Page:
When the Reserve Bank governor suggests “we”
are to blame through our consumption patterns for a rate rise he is, in part,
correct. That the Reserve Bank had no choice, as suggested by John Howard, is
also correct. They had no choice because we do have consumption and investment
patterns that are problematic. Moreover, they had no choice because we limit the
tools with which we manage the economy.

The use of interest rates as a blunt
management tool to reign in economic activity and inflation works, roughly, but
is problematic. It is imperfect and indiscriminate in its effect on economic
participants who do not necessarily contribute to inflationary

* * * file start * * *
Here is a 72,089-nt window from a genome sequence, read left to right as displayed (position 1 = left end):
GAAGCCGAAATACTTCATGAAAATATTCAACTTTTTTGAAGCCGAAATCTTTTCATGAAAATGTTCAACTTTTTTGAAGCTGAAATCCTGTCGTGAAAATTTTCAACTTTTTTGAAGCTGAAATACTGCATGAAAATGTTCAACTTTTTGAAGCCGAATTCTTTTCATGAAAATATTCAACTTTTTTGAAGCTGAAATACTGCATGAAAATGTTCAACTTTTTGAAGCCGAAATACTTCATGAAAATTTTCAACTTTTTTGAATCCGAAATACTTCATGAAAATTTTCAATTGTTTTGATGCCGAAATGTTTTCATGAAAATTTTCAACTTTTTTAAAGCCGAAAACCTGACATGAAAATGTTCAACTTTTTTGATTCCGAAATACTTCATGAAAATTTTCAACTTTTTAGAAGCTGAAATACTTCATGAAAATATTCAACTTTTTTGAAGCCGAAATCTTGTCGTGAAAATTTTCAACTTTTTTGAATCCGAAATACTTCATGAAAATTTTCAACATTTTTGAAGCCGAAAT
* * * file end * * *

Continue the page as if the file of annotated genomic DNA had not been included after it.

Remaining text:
stimulators.

As
an example, someone occupying their own home, paying a mortgage, spending an
average wage on basic living functions such as groceries, mortgage and utilities
payments, perhaps (though less likely) saving a part of that wage (either
through bank deposit or superannuation) and utilizing a smaller component in
discretionary spending is not, in the greater scheme of things, overly
contributing to inflation. It would appear that this modest lifestyle is the
exception. If you are one of these people, you will be underwriting the cost of
interest rate rises for the behaviour of others.

There
are “external” factors. Purchase of fuel now requires greater expenditure but
will, in many cases, result in less use of fuel as and where possible. Food
costs have been going up, in part because of fuel charges, in part because of
seasonal factors. But whilst cutting into wages are not, in and of themselves,
inflationary. The exception to this is when our incredible expectations continue